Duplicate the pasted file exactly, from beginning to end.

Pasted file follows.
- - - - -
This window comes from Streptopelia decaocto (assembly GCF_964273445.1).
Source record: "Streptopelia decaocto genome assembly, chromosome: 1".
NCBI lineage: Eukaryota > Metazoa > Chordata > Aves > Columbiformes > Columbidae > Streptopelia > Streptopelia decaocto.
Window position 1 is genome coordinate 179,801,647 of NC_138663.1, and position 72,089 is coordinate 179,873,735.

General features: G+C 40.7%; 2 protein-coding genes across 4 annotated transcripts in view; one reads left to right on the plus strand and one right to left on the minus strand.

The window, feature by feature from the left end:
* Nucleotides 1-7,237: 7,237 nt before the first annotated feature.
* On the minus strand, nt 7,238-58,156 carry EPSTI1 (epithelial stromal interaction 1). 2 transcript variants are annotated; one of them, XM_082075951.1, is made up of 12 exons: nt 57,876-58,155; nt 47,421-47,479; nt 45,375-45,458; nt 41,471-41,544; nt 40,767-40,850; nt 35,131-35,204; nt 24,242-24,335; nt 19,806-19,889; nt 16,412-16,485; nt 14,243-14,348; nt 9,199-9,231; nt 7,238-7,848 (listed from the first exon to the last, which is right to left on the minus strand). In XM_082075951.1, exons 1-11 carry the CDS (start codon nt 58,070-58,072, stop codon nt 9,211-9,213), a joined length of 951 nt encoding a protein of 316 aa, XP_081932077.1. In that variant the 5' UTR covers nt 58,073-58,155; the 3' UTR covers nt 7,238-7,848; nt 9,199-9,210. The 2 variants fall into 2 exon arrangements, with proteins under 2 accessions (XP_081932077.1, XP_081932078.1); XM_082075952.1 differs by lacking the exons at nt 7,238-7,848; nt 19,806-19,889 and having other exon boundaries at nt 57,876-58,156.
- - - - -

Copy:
This window comes from Streptopelia decaocto (assembly GCF_964273445.1).
Source record: "Streptopelia decaocto genome assembly, chromosome: 1".
NCBI lineage: Eukaryota > Metazoa > Chordata > Aves > Columbiformes > Columbidae > Streptopelia > Streptopelia decaocto.
Window position 1 is genome coordinate 179,801,647 of NC_138663.1, and position 72,089 is coordinate 179,873,735.

General features: G+C 40.7%; 2 protein-coding genes across 4 annotated transcripts in view; one reads left to right on the plus strand and one right to left on the minus strand.

The window, feature by feature from the left end:
* Nucleotides 1-7,237: 7,237 nt before the first annotated feature.
* On the minus strand, nt 7,238-58,156 carry EPSTI1 (epithelial stromal interaction 1). 2 transcript variants are annotated; one of them, XM_082075951.1, is made up of 12 exons: nt 57,876-58,155; nt 47,421-47,479; nt 45,375-45,458; nt 41,471-41,544; nt 40,767-40,850; nt 35,131-35,204; nt 24,242-24,335; nt 19,806-19,889; nt 16,412-16,485; nt 14,243-14,348; nt 9,199-9,231; nt 7,238-7,848 (listed from the first exon to the last, which is right to left on the minus strand). In XM_082075951.1, exons 1-11 carry the CDS (start codon nt 58,070-58,072, stop codon nt 9,211-9,213), a joined length of 951 nt encoding a protein of 316 aa, XP_081932077.1. In that variant the 5' UTR covers nt 58,073-58,155; the 3' UTR covers nt 7,238-7,848; nt 9,199-9,210. The 2 variants fall into 2 exon arrangements, with proteins under 2 accessions (XP_081932077.1, XP_081932078.1); XM_082075952.1 differs by lacking the exons at nt 7,238-7,848; nt 19,806-19,889 and having other exon boundaries at nt 57,876-58,156.